A fossil find in Argentina has revealed a two-legged creature that's the most primitive snake known, a discovery that promises to fire up the scientific debate about whether snakes evolved on land or in the sea.
NEW YORK A fossil find in Argentina has revealed a two-legged creature that's the most primitive snake known, a discovery that promises to fire up the scientific debate about whether snakes evolved on land or in the sea.
The snake's anatomy and the location of the fossil show it lived on land, researchers said, adding evidence to the argument that snakes evolved on land.
Snakes are thought to have evolved from four-legged lizards, losing their legs over time. But scientists have long debated whether those ancestral lizards were land-based or marine creatures.
The newly found snake lived in Patagonia. Its size is unknown, but it wasn't more than 3 feet long, said Hussam Zaher of the University of Sao Paulo in Brazil. He and an Argentine colleague report the find in Thursday's issue of the journal Nature.
It's the first time scientists have found a snake with a sacrum, a bony feature supporting the pelvis, Zaher said. That feature was lost as snakes evolved from lizards, he said, and since this is the only known snake that hasn't lost it, it must be the most primitive known.
The creature clearly lived on land, both because its anatomy suggests it lived in burrows and because the deposits where the fossils were found came from a terrestrial environment, said Zaher. So, if the earliest known snake lived on land, that suggests snakes evolved on land, he said.
There has been little new evidence in recent years in the land-versus-sea debate, and "we needed something new," said Zaher. "We needed a new start. And this snake is definitely a new start for this debate."
He said that although the creature had two small rear legs, it crawled like a modern-day snake and probably used its legs only on occasion, though for what purpose is unclear.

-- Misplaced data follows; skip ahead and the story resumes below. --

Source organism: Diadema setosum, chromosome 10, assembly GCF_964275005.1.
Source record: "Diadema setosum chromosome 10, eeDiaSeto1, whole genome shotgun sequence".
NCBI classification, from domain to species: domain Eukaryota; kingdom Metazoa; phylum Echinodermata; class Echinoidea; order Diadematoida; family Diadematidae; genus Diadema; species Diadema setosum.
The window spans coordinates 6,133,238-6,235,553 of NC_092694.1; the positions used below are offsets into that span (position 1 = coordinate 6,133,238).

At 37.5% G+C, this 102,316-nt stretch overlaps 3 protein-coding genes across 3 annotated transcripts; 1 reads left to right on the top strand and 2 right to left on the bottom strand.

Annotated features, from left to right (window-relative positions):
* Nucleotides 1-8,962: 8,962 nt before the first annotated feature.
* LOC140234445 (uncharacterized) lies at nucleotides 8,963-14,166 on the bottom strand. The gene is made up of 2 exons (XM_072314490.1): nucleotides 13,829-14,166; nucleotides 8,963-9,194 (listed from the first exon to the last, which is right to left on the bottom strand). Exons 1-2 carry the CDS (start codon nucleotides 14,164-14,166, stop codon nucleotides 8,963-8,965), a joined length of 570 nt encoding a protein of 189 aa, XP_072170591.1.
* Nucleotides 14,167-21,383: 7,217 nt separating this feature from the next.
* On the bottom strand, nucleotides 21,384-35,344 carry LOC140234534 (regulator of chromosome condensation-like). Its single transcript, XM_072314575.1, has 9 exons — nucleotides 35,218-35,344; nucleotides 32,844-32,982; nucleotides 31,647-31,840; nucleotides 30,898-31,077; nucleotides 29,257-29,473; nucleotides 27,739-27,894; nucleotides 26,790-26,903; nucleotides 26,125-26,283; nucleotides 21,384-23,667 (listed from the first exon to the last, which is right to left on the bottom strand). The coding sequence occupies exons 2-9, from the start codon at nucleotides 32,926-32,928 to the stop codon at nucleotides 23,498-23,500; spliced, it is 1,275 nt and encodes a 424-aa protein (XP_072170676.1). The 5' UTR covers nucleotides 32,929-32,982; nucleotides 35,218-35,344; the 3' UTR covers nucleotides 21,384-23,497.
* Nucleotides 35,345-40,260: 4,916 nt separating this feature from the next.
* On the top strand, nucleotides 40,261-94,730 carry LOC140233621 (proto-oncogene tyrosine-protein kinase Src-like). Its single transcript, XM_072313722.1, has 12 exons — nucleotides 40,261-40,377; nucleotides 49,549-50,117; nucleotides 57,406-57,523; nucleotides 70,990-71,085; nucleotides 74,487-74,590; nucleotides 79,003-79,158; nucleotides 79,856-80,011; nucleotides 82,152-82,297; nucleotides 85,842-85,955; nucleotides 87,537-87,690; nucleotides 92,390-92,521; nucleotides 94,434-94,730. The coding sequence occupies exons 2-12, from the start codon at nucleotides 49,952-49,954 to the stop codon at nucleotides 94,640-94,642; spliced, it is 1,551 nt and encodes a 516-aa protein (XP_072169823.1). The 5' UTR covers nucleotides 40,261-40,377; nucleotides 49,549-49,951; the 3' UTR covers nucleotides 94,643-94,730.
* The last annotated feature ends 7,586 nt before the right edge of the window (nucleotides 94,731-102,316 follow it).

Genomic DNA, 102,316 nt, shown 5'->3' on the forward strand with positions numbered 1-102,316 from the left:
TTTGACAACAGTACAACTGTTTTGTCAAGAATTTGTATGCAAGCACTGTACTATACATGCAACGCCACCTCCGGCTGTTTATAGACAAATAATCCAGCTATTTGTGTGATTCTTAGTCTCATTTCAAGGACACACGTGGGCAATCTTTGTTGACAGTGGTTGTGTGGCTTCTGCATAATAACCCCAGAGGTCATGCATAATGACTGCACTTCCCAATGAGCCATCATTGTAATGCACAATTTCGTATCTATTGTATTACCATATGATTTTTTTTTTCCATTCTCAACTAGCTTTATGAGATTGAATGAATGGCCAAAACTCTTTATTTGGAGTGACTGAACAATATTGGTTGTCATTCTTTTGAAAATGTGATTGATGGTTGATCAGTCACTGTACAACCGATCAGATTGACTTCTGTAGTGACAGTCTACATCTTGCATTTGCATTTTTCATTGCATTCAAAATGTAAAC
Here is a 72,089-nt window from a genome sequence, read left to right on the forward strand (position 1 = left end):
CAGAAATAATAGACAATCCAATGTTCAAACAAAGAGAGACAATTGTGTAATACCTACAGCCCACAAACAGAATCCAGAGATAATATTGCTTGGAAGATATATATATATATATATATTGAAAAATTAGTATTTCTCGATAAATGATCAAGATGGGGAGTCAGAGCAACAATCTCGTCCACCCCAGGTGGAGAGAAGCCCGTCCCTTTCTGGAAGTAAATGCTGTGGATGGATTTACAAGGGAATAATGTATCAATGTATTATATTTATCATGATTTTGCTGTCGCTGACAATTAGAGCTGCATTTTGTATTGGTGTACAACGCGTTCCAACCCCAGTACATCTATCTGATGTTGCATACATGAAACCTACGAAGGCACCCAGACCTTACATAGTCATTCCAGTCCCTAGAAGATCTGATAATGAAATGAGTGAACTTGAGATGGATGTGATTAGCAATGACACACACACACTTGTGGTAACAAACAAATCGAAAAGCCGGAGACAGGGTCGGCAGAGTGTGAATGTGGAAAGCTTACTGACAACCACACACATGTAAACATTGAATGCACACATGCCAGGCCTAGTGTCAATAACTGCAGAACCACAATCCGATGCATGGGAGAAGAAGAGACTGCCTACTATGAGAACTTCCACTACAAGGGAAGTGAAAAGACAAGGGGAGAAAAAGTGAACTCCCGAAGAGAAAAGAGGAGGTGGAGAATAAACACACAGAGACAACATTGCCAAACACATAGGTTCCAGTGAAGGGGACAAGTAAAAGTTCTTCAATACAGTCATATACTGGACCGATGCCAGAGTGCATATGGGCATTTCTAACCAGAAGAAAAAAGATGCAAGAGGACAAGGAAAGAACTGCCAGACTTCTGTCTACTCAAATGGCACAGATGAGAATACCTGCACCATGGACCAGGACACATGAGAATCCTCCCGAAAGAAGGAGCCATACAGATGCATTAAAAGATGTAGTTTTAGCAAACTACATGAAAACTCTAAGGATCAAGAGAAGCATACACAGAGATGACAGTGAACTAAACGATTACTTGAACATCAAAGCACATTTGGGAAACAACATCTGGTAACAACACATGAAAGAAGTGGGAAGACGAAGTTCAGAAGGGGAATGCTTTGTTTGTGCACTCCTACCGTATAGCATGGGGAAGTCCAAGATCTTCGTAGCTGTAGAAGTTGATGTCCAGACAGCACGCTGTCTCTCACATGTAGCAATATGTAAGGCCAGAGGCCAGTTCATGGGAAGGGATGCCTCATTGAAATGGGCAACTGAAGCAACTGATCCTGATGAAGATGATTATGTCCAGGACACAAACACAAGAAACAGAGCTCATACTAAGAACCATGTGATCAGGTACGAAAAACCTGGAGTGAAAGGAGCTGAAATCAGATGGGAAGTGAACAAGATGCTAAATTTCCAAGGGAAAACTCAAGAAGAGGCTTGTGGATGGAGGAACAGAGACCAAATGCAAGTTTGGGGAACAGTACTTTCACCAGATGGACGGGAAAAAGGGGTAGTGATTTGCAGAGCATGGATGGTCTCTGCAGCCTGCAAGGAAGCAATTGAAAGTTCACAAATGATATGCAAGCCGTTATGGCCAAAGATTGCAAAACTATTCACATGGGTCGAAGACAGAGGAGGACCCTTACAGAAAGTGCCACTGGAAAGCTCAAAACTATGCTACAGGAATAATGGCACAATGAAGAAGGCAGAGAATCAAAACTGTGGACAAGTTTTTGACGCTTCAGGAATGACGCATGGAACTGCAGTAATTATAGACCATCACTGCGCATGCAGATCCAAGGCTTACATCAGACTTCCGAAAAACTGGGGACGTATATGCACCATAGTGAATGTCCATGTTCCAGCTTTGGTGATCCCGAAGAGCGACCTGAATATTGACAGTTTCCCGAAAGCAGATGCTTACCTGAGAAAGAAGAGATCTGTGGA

The creature, named Najash rionegrina, is "a fantastic animal," said Jack Conrad, a researcher at the American Museum of Natural History in New York and co-curator of an upcoming exhibit on lizards and snakes.
"It's really going to help put to rest some of the controversy that's been going around snake evolution and origins," he said. Conrad said he never took sides in the land-versus-sea debate, but "but this is starting to convince me."
Olivier Rieppel, a fossil reptile expert at the Field Museum in Chicago, called the find important and said Najash is clearly the most primitive known snake.
If snakes did evolve on land rather than the sea, their fossil record might be less complete because early fossils would have been better preserved in a marine environment, he said.
That, in turn, suggests "we may not know all the lineages of early snake evolution," he said. Maybe several snake lineages lost the legs of their lizard ancestors independently, he said.
The creature's name comes from a Hebrew word for snake and the Rio Negro province of Argentina, where the discovery was made.
Source: Associated Press